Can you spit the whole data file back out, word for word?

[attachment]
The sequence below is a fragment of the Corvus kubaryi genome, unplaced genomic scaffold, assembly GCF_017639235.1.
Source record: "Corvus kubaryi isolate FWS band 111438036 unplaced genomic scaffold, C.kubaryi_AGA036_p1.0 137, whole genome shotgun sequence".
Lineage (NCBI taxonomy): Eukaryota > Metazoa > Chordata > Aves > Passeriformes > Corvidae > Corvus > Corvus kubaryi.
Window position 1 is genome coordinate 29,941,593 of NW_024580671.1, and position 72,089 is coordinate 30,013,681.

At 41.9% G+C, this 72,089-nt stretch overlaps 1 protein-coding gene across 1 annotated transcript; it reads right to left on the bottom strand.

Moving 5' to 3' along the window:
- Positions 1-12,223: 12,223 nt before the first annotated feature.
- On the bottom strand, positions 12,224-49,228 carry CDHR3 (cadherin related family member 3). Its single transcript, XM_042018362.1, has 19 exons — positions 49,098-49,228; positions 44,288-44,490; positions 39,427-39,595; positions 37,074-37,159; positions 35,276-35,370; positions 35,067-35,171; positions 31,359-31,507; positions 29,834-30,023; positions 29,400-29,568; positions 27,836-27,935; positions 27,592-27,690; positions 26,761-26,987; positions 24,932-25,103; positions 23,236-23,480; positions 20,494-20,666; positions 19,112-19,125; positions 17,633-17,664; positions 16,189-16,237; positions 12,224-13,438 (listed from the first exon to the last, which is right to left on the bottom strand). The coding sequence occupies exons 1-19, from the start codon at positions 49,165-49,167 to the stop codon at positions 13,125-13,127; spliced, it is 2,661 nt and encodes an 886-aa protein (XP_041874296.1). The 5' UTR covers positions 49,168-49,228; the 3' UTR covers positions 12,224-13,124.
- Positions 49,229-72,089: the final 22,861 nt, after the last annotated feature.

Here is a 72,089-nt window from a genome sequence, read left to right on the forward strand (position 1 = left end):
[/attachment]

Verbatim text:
The sequence below is a fragment of the Corvus kubaryi genome, unplaced genomic scaffold, assembly GCF_017639235.1.
Source record: "Corvus kubaryi isolate FWS band 111438036 unplaced genomic scaffold, C.kubaryi_AGA036_p1.0 137, whole genome shotgun sequence".
Lineage (NCBI taxonomy): Eukaryota > Metazoa > Chordata > Aves > Passeriformes > Corvidae > Corvus > Corvus kubaryi.
Window position 1 is genome coordinate 29,941,593 of NW_024580671.1, and position 72,089 is coordinate 30,013,681.

At 41.9% G+C, this 72,089-nt stretch overlaps 1 protein-coding gene across 1 annotated transcript; it reads right to left on the bottom strand.

Moving 5' to 3' along the window:
- Positions 1-12,223: 12,223 nt before the first annotated feature.
- On the bottom strand, positions 12,224-49,228 carry CDHR3 (cadherin related family member 3). Its single transcript, XM_042018362.1, has 19 exons — positions 49,098-49,228; positions 44,288-44,490; positions 39,427-39,595; positions 37,074-37,159; positions 35,276-35,370; positions 35,067-35,171; positions 31,359-31,507; positions 29,834-30,023; positions 29,400-29,568; positions 27,836-27,935; positions 27,592-27,690; positions 26,761-26,987; positions 24,932-25,103; positions 23,236-23,480; positions 20,494-20,666; positions 19,112-19,125; positions 17,633-17,664; positions 16,189-16,237; positions 12,224-13,438 (listed from the first exon to the last, which is right to left on the bottom strand). The coding sequence occupies exons 1-19, from the start codon at positions 49,165-49,167 to the stop codon at positions 13,125-13,127; spliced, it is 2,661 nt and encodes an 886-aa protein (XP_041874296.1). The 5' UTR covers positions 49,168-49,228; the 3' UTR covers positions 12,224-13,124.
- Positions 49,229-72,089: the final 22,861 nt, after the last annotated feature.

Here is a 72,089-nt window from a genome sequence, read left to right on the forward strand (position 1 = left end):